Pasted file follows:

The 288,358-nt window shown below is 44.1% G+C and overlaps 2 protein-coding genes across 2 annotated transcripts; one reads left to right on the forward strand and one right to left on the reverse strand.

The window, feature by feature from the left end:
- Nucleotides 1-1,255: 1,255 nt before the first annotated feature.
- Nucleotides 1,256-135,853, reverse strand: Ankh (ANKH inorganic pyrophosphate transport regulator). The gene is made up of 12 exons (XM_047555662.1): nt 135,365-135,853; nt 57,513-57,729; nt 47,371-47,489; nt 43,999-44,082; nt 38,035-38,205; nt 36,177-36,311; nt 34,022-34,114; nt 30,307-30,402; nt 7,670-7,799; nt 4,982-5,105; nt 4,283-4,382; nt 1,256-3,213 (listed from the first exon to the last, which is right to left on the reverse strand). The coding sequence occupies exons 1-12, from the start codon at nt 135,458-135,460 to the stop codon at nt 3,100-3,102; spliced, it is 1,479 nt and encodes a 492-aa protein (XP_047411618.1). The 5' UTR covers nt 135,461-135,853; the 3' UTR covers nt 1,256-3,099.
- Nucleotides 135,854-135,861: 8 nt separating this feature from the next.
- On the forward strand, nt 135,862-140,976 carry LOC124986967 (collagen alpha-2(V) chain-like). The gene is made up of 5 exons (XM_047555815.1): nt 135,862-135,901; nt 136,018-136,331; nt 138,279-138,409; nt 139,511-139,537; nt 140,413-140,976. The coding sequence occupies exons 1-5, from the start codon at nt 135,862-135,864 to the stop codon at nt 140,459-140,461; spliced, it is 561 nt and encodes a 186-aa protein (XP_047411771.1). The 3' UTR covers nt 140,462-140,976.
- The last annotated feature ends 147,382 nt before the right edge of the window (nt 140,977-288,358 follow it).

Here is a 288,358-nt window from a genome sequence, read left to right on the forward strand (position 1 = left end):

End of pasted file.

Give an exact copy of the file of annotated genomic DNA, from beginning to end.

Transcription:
The 288,358-nt window shown below is 44.1% G+C and overlaps 2 protein-coding genes across 2 annotated transcripts; one reads left to right on the forward strand and one right to left on the reverse strand.

The window, feature by feature from the left end:
- Nucleotides 1-1,255: 1,255 nt before the first annotated feature.
- Nucleotides 1,256-135,853, reverse strand: Ankh (ANKH inorganic pyrophosphate transport regulator). The gene is made up of 12 exons (XM_047555662.1): nt 135,365-135,853; nt 57,513-57,729; nt 47,371-47,489; nt 43,999-44,082; nt 38,035-38,205; nt 36,177-36,311; nt 34,022-34,114; nt 30,307-30,402; nt 7,670-7,799; nt 4,982-5,105; nt 4,283-4,382; nt 1,256-3,213 (listed from the first exon to the last, which is right to left on the reverse strand). The coding sequence occupies exons 1-12, from the start codon at nt 135,458-135,460 to the stop codon at nt 3,100-3,102; spliced, it is 1,479 nt and encodes a 492-aa protein (XP_047411618.1). The 5' UTR covers nt 135,461-135,853; the 3' UTR covers nt 1,256-3,099.
- Nucleotides 135,854-135,861: 8 nt separating this feature from the next.
- On the forward strand, nt 135,862-140,976 carry LOC124986967 (collagen alpha-2(V) chain-like). The gene is made up of 5 exons (XM_047555815.1): nt 135,862-135,901; nt 136,018-136,331; nt 138,279-138,409; nt 139,511-139,537; nt 140,413-140,976. The coding sequence occupies exons 1-5, from the start codon at nt 135,862-135,864 to the stop codon at nt 140,459-140,461; spliced, it is 561 nt and encodes a 186-aa protein (XP_047411771.1). The 3' UTR covers nt 140,462-140,976.
- The last annotated feature ends 147,382 nt before the right edge of the window (nt 140,977-288,358 follow it).

Here is a 288,358-nt window from a genome sequence, read left to right on the forward strand (position 1 = left end):